Teacups, domesticity and the gossamer threads of poetry
Harper Collins’ anthology of English poetry is a wholesome compilation and captures the intimate, sensory rhythms of the subcontinent with rare panache, writes Sumana Roy
Sumana Roy 3rd Nov 2012
Priya Sarukkai Chhabria
udeep Sen, the editor of The Harper Collins Book of English Poetry, begins his Foreword with a quote referencing ingestion:
Ink runs from the corners of my mouth. There is no happiness like mine. I have been eating poetry. (Mark Strand, 'Eating Poetry')
Though it's left untreated in the rest of what Sen calls the 'Con/Text' of this anthology, the trope makes its appearance in the first poem itself: Aditi Machado's "Learning a Foreign Language". These words, from the concluding line of the poem, come italicised:
You're stuck in vocal paralysis till you're shot with drugs: a new word falling like a log so you can cross over, learn to say I love you/ have some tea?
The word – and the drink – is most often served with cookies ('Cha-biscuit' is an idiom unto itself) and a question mark with its stichomythic character of communication (Will you?-I will). Like in Machado, where the poem ends with the seemingly inevitable polite question, a section in Bhanu Kapil's prose poem, "Schizophrene", begins with it:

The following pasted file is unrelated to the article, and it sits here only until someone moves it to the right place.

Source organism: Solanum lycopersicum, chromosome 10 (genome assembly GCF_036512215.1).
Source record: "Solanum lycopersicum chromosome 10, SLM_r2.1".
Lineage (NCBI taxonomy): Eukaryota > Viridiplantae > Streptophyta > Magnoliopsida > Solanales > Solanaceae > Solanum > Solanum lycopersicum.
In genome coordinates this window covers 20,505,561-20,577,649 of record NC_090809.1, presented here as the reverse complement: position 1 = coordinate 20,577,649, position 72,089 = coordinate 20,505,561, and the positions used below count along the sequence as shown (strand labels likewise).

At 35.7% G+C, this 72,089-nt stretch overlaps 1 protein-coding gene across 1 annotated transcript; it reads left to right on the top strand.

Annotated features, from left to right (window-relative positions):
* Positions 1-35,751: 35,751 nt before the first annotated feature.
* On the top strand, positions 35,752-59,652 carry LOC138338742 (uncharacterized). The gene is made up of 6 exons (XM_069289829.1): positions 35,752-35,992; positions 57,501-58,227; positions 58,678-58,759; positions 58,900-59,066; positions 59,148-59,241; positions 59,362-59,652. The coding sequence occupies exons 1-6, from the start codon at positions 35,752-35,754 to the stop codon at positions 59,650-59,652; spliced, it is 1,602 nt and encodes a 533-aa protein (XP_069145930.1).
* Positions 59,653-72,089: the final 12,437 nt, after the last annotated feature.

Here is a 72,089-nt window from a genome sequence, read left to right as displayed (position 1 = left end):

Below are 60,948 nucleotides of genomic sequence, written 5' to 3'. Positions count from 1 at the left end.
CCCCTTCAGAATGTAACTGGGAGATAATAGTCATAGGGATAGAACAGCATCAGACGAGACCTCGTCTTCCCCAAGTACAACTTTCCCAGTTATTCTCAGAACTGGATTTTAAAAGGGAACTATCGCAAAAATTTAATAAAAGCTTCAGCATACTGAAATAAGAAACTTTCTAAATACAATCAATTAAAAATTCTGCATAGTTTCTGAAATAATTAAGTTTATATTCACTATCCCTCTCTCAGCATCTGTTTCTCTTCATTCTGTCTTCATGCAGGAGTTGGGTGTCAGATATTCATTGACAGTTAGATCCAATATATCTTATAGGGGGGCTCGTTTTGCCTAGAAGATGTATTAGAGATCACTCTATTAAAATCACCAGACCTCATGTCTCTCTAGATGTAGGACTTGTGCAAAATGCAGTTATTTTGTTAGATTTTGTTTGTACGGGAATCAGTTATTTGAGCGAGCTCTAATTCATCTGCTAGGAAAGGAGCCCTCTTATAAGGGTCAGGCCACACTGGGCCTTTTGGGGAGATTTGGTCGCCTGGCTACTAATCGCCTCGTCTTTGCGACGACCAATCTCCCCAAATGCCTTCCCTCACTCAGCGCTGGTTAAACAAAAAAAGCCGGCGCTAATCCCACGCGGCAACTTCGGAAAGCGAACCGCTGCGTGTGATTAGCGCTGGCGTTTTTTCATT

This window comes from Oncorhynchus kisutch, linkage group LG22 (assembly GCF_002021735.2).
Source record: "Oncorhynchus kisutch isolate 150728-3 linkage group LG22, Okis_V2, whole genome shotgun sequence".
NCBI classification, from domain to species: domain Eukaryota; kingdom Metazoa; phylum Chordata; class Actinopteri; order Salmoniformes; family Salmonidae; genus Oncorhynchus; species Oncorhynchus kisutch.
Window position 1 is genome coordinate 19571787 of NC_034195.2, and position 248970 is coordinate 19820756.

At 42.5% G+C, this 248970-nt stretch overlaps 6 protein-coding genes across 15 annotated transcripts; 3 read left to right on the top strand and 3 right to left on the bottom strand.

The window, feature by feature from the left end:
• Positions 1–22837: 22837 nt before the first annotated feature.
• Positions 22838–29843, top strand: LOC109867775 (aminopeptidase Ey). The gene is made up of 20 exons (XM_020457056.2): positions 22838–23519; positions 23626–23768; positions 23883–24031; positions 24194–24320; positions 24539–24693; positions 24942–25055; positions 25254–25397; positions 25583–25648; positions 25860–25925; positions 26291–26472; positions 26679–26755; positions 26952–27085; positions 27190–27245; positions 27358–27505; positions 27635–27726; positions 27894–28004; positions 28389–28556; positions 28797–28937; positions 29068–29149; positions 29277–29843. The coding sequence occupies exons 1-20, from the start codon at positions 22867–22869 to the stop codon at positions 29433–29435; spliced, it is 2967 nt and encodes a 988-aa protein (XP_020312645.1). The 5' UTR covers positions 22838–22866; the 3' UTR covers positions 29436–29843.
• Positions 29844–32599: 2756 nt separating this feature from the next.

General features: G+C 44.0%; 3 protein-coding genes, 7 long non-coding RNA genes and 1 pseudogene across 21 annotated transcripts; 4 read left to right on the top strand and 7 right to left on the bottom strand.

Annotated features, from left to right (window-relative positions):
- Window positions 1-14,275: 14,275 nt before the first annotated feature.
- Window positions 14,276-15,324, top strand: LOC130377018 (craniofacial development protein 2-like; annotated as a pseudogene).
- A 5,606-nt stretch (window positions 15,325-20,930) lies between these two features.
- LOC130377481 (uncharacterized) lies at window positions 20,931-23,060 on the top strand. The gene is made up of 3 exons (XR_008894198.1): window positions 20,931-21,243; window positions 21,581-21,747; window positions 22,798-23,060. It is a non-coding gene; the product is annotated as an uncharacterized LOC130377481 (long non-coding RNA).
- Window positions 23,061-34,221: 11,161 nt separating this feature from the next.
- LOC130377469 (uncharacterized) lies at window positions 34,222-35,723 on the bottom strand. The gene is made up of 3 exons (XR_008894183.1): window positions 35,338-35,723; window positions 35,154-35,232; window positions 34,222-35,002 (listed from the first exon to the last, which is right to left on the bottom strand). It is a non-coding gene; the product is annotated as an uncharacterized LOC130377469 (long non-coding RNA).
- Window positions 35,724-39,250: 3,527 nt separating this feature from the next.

'Tea?' And when the chessboard appears, diamond-shaped from where she's sitting, and copper-edged in the Russian fashion, the girl drifts. I don't see her, I feel her.
Then, as if he, too, can feel the mountains pulsing through the walls of the house, her grandfather gets up. She gets up. They go.
It's the character of tea to begin and conclude social movements: "sitting", "gets up", "They go". One leaves the poem, goaded as we are by the title, with the thought that schizophrenia sufferers drink tea. That, and also the obverse: the reader of poetry, a tea-drinker, could be a possible schizophrenic. Tea, then, becomes a bit like poetry: "Ink runs from the corners of my mouth", to go back to Sen's invocation of Strand's 'eating poetry'.
From that suspicion to its status as "curio", a living fossil that can turn a room "into a museum of moods" in C.P. Surendran's poem "Curios".
It's three in the morning. The house rings with alarms, There's someone leaning On the doorbell. It's her After three years. He lets her in, Puts on some tea. She lights a cigarette With a match that might set The house on fire. She unpacks the weather Which is New York. They sit in silence. The room turns into a museum of moods.